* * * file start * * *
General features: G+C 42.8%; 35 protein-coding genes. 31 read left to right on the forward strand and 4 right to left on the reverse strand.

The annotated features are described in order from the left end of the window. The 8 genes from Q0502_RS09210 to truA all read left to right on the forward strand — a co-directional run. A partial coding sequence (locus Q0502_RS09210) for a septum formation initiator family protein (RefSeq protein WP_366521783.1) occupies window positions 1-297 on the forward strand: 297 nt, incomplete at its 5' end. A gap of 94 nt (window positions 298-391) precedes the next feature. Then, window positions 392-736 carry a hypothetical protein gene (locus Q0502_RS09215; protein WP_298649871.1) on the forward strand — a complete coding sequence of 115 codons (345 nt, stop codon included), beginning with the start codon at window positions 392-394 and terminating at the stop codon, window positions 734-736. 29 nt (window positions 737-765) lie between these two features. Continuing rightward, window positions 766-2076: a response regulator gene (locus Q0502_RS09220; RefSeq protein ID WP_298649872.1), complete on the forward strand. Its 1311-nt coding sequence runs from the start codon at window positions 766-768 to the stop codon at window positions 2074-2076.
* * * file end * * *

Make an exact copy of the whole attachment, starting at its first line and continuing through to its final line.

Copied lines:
General features: G+C 42.8%; 35 protein-coding genes. 31 read left to right on the forward strand and 4 right to left on the reverse strand.

The annotated features are described in order from the left end of the window. The 8 genes from Q0502_RS09210 to truA all read left to right on the forward strand — a co-directional run. A partial coding sequence (locus Q0502_RS09210) for a septum formation initiator family protein (RefSeq protein WP_366521783.1) occupies window positions 1-297 on the forward strand: 297 nt, incomplete at its 5' end. A gap of 94 nt (window positions 298-391) precedes the next feature. Then, window positions 392-736 carry a hypothetical protein gene (locus Q0502_RS09215; protein WP_298649871.1) on the forward strand — a complete coding sequence of 115 codons (345 nt, stop codon included), beginning with the start codon at window positions 392-394 and terminating at the stop codon, window positions 734-736. 29 nt (window positions 737-765) lie between these two features. Continuing rightward, window positions 766-2076: a response regulator gene (locus Q0502_RS09220; RefSeq protein ID WP_298649872.1), complete on the forward strand. Its 1311-nt coding sequence runs from the start codon at window positions 766-768 to the stop codon at window positions 2074-2076.